Daniel Geey, a sports lawyer for Sheridans, shines a light on the business that goes on behind the scenes at football clubs in an interview with Sam Forsdick
From securing last-minute transfer deals to overseeing the signing of a lucrative commercial contract, Daniel Geey has been involved with many of the inner workings of the football industry.
His first memories of the game are watching Liverpool at Anfield at the age of five, where he says he was “raptured with the whole spectacle”.
But interest in the off-field operations of football clubs were sparked by conversations around the dinner table about tactics, players, transfers, contracts and sackings of managers.
Daniel, who has worked on Premier League club takeovers, multi-million pound player transfers and contract deals over a 13-year career, says: “It felt like a natural extension to go into the finance and accounting side of things, and to ultimately explain where the money comes from and how it’s spent.”
His new book, Done Deal: An insider’s guide to football contracts, multi-million pound deals and Premier League big business published by Bloomsbury Sport, is written with those conversations in mind and gives informative breakdowns of some of the sport’s more complex business dealings.
“Ultimately, there are plenty of fans who want to understand the detail,” adds Daniel, a partner at London law firm Sheridans’ sport group.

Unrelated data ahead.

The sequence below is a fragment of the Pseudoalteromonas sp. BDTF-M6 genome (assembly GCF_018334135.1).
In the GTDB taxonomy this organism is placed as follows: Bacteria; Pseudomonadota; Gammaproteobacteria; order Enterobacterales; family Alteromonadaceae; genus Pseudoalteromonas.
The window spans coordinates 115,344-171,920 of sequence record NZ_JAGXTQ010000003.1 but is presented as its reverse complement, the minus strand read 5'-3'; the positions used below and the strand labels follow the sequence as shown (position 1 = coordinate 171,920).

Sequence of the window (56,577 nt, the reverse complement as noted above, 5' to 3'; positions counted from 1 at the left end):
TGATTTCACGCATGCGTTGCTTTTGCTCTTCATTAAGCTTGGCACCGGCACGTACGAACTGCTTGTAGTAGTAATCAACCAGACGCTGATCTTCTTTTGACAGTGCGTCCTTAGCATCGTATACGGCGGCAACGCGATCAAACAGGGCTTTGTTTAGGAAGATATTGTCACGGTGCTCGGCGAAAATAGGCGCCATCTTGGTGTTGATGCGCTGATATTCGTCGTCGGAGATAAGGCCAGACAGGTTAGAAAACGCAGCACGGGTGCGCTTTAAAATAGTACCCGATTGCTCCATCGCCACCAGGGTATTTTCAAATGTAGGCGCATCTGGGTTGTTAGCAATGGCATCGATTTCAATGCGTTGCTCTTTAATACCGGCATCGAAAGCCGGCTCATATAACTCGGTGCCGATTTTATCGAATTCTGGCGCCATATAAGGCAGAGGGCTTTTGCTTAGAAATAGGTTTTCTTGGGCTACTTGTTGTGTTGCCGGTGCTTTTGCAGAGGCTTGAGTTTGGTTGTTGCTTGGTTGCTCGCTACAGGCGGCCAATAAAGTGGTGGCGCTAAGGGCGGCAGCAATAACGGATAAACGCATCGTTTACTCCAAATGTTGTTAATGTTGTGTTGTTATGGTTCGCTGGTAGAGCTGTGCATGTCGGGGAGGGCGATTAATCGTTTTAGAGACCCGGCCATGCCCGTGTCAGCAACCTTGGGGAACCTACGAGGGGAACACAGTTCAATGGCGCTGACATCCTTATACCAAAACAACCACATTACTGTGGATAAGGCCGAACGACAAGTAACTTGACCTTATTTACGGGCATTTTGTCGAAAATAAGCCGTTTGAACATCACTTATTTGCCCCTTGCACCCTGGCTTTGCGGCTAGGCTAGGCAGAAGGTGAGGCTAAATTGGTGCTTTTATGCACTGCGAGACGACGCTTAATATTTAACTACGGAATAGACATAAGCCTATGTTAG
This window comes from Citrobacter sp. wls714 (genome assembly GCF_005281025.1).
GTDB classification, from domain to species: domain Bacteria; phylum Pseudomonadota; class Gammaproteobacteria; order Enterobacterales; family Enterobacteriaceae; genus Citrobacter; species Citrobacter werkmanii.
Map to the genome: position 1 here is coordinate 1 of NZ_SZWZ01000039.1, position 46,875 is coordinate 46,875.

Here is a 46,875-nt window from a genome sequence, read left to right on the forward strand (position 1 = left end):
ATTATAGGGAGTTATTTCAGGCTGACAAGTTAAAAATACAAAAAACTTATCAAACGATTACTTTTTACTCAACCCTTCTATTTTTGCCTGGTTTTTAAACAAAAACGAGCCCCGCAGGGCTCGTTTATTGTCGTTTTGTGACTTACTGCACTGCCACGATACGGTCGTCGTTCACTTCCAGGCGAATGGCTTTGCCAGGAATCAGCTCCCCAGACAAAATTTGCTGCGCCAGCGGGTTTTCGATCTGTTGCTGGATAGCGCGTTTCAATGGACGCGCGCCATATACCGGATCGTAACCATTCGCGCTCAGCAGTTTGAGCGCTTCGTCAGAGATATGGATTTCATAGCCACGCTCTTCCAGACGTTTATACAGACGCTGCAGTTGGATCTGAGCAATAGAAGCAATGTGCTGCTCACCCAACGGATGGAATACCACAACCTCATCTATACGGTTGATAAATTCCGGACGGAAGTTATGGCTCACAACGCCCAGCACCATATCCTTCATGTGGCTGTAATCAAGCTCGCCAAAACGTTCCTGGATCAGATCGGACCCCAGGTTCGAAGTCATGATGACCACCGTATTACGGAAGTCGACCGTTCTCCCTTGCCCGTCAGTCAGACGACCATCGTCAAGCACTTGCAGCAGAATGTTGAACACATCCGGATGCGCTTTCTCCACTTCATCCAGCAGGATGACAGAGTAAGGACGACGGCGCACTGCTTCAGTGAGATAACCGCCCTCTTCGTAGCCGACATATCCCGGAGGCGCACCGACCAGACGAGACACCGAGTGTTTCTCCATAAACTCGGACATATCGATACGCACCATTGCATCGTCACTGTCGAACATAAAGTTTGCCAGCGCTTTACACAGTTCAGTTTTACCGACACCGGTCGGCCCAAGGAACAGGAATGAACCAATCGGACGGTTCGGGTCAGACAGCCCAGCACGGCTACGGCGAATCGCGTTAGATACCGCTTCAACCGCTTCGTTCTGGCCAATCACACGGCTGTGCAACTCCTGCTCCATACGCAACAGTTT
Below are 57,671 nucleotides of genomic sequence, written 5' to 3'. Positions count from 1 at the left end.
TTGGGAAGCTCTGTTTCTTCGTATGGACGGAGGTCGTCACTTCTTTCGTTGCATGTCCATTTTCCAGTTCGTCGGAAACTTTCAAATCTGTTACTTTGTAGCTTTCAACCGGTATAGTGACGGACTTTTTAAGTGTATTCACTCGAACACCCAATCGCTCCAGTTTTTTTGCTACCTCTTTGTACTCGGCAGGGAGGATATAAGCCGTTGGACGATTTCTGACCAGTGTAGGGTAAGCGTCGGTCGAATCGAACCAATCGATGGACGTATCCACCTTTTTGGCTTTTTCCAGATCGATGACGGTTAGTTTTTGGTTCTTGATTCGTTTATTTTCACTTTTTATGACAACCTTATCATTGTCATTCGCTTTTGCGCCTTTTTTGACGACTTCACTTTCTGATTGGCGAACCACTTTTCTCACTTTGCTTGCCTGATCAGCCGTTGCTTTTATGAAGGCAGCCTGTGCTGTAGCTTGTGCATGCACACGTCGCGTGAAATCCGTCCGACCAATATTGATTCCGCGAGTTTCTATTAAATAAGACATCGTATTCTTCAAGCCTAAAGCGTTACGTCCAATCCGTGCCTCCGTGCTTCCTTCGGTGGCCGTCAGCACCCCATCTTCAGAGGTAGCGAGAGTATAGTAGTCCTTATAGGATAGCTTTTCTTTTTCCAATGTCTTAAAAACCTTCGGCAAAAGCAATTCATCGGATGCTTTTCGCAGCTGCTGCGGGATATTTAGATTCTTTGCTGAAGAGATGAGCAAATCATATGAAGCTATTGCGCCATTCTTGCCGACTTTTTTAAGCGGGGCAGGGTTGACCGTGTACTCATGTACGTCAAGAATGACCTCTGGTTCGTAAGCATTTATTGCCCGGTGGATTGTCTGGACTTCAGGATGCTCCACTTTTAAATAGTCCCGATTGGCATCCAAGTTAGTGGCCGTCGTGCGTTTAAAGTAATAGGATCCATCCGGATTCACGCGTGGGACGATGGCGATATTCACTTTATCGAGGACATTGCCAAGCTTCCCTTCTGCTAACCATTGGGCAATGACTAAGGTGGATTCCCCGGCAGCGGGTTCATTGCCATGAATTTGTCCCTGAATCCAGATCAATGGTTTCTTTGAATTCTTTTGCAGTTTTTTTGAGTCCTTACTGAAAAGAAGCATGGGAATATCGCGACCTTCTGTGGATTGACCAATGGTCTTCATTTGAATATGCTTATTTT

“It’s more than just which player a club signs and how much they cost – it’s how the clubs balance the books, how they pay the players, how they source commercial deals, and how they manage to fund stadiums and managerial appointments.
“There’s an interest because all this back story feeds into the performance on the pitch – the more that owners and clubs can invest on the pitch, the greater the likelihood of success.”
How did football become big business?
When it comes to money, few sports can compare to football.
According to Deloitte’s 2019 Football Money League, the top 20 highest earning football clubs in the world generated a combined revenue of €8.3bn (£7.4bn).
Daniel, who has appeared on TV for the likes of Sky Sports, BBC and BT Sport to explain complex legal matters in the sport, says: “When you combine huge broadcasting rights and cost controls, you get large influxes of money, which then work their way down to the players by way of basic pay and additional performance-based pay.
“There are other team sports where those types of splits occur but, in terms of the amounts being paid, there aren’t many that compare.”
While the top clubs, such as Real Madrid and Manchester United, are able to command high fees for commercial deals, the majority of clubs rely on income from broadcasting rights.
The Premier League’s last broadcasting deal, agreed in 2015 and running until 2019, was worth £5.14bn.
With Amazon now emerging as another contender, this figure is only expected to increase.
Daniels adds: “There is a high demand for watching games and for companies to associate with clubs and players.
“A lot of this drills down to broadcasting rights and the ability for the Premier League and other leagues to sell those rights to subscription services for significant amounts.
“That money filters down to the players that are paid ever-increasing amounts as a result.